Projects and practice

When you learn a language because it’s useful, interesting, fun and/or necessary (all of which are good reasons to do so), the language itself tends to be the main focus, and acquiring the ability to understand, speak, read and/or write it is perhaps the main goal. An alternative approach is to see a language as a means to do others things – to make friends from different countries; to read foreign literature and other material; to understand foreign radio, TV and films; to spend time in other countries, and so on. This kind of project or task-based language learning is almost certainly not a new idea, but I think it’s worth trying.

I find languages themselves fascinating and can spend a lot of time learning about them, and also tend to focus on listening to and reading them. In order to become proficient using them in speech and writing though, I find it helps to set myself specific tasks or projects which give me opportunities to actually use the languages.

For example, when I was gathering material for my MA dissertation, which focused on the Manx Gaelic language, I tried to communicate with Manx speakers in Manx. It took me quite a while to compose emails in Manx, as I had to look up many of the words and check the grammar, but the process of doing this really helped to improve my written Manx. My spoken Manx also improved as I read everything I wrote aloud quite a few times, and did my best to chat in Manx with my informants.

I’ve also found that writing on my multilingual blog in languages I’m learning is very helpful. When I do write things there, which I haven’t done much recently, I tend to write in Welsh, Irish and/or Manx, and sometimes in other languages. I tend to write about my life, though in some ways the process of writing is more important than the content.

Another example: if you’re learning French you might want to learn to make some French dishes. This could be a project you do in French – finding recipes online, learning the relevant words and phrases, then making the dishes. Perhaps you could also invite French-speaking or learning friends to help you to eat what you’ve made, which would be a good opportunity to discuss what you made and how, thus reinforcing what you’ve learnt, both in terms of language and cooking skills. If French cuisine really appeals to you, you could even do a cookery course in France or another French-speaking country.

Do you set yourself tasks and projects to do using foreign languages?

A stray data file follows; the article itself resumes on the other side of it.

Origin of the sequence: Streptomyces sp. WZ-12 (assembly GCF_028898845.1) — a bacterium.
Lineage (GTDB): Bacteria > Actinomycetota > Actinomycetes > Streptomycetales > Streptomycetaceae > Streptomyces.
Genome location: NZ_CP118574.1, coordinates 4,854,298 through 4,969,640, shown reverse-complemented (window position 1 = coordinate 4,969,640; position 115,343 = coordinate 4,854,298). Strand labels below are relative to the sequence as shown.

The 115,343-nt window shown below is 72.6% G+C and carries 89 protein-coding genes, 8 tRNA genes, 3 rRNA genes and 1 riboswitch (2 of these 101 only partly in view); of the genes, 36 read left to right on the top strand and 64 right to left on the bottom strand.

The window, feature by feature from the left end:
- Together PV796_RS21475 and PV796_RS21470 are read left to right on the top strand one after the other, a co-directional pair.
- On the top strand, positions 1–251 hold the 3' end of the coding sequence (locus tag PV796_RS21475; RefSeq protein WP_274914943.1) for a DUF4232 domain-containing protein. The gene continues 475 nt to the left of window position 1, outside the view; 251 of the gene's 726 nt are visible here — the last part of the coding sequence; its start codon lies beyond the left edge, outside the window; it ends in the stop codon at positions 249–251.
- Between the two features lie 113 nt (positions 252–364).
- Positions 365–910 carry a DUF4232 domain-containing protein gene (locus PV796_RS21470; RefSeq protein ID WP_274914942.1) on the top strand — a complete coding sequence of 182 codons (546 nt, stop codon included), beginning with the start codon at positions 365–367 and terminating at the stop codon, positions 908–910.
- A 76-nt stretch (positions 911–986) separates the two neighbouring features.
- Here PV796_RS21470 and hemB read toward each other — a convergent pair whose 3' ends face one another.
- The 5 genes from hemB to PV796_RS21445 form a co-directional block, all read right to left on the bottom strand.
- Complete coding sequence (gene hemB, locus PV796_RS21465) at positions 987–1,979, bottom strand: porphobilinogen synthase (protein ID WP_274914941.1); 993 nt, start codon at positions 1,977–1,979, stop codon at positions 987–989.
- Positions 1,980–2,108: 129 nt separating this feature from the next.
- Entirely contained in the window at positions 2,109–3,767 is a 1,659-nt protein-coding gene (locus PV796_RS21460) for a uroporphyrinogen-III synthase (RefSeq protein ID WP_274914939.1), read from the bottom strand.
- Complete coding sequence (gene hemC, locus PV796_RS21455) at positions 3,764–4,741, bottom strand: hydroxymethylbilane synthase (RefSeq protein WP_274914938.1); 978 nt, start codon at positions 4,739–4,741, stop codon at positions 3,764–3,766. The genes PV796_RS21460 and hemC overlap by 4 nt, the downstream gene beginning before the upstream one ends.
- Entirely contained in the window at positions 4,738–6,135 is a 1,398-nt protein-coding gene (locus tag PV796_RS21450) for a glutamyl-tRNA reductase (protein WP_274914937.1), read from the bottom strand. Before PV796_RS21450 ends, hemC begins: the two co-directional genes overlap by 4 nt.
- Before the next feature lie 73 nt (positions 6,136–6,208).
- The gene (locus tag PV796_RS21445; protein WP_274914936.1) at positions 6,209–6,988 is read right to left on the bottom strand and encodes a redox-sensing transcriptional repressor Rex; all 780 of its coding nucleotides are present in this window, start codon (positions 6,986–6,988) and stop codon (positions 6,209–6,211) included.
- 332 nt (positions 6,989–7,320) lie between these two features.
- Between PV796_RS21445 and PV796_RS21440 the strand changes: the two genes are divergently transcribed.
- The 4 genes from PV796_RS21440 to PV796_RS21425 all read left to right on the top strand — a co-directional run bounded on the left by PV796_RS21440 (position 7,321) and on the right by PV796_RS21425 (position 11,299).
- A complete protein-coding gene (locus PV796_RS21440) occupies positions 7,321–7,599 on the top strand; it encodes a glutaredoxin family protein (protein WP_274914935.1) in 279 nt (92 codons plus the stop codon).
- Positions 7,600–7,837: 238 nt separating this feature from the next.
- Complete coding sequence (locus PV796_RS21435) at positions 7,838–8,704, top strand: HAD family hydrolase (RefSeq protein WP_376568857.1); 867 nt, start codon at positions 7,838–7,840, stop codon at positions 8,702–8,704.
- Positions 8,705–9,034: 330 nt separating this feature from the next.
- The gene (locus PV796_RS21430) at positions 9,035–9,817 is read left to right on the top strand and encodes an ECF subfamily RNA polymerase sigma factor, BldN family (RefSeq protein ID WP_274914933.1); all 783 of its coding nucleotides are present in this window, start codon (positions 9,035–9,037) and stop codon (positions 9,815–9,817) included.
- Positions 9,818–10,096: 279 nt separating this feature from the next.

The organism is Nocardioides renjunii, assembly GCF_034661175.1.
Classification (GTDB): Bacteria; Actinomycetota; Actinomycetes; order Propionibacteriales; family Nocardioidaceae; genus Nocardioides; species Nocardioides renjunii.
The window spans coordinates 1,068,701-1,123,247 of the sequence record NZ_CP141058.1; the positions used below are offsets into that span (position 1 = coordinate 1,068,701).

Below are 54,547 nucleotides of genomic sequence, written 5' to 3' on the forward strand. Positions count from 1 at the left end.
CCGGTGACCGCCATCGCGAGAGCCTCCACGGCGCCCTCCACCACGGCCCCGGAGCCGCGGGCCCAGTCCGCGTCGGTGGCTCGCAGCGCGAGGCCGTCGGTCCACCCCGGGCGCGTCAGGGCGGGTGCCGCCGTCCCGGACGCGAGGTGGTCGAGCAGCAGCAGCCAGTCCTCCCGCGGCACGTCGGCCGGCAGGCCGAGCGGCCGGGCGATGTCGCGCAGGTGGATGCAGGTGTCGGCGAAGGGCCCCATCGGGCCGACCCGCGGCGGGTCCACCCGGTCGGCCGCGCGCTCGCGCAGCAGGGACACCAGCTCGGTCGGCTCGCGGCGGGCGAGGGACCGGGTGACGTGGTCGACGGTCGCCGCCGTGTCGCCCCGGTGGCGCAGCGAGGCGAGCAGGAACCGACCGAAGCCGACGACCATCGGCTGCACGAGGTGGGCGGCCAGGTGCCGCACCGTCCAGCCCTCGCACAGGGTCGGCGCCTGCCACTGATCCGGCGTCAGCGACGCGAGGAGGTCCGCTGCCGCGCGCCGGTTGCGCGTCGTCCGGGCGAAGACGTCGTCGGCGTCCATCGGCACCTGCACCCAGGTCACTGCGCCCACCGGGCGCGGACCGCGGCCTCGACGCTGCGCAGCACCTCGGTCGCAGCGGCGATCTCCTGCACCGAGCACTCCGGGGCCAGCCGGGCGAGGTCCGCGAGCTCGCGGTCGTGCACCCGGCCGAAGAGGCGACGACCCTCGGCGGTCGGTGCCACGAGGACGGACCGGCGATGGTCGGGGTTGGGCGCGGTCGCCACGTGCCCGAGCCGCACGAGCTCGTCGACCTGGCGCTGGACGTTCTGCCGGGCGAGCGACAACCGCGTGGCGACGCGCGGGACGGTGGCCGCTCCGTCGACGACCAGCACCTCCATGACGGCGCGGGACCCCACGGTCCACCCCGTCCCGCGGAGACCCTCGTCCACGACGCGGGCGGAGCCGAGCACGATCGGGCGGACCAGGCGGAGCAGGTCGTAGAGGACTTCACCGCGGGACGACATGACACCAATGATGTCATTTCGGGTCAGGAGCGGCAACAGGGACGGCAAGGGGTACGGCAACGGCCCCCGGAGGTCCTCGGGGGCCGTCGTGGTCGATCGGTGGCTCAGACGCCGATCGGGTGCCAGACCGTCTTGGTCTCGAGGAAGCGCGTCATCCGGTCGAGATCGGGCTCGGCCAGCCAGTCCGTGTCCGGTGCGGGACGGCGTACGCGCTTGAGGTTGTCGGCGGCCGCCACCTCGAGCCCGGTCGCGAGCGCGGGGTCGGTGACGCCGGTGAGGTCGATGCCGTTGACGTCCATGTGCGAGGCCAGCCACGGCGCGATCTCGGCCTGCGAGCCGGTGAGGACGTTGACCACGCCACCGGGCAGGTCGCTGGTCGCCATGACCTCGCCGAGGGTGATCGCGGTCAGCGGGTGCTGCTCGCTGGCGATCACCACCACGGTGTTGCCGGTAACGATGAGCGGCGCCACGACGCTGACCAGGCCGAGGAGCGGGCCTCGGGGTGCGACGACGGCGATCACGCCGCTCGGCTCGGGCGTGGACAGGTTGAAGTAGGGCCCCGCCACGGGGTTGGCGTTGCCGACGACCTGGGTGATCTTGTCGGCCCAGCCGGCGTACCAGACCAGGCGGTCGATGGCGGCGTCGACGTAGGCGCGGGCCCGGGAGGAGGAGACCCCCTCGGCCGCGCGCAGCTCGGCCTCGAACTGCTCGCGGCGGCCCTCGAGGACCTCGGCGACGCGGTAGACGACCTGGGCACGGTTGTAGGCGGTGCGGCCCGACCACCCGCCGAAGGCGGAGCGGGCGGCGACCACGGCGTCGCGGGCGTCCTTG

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This entry was posted in Language, Language learning.

2 Responses to Projects and practice

  1. andre says:

    Thanks for the tip! I can’t believe I didn’t think of it earlier!! Simple, but brilliant. Sometimes I have tried this to a very small extent but my heart wasn’t in it as much as it should have been :P Definitely a good idea!

  2. Juan Shimmin says:

    While I’m basically interested in everything, I tend to pick particular languages to learn because I’ve got some reason to settle on them, which usually means an opportunity to use them. Those opportunities themselves tend to mean specific tasks are involved. My minimal Japanese is used only with one or two customers, whereas I never get to use Welsh at work, and my Manx is mostly written because it’s the only chance I get to use it.

    One thing I’ve done is tried to expand my existing interests into foreign-language material; basically doing what I would anyway, but in another language. This is often quite hard to do at all, as website linking rarely crosses language barriers, so it’s hard to know where to start; normal chance discovery of interesting sites doesn’t work. I have managed to find one or two interesting blogs and podcasts though. I find it much easier to keep up when I’m really interested in the material than when just reading whatever’s available for practice. I’d love for there to be a sort of language-crossing link hub one day, where you can find recommendations for sites (or music, or books, or films) you’d be interested in regardless of language.

    When learning Manx, I had to just read and write because there were no opportunities to converse. This led to me editing the Manx Wikipedia, and has now progressed to the point where basically all my non-essential writing is in Manx. It does mean nobody can read it, but that’s probably for the best…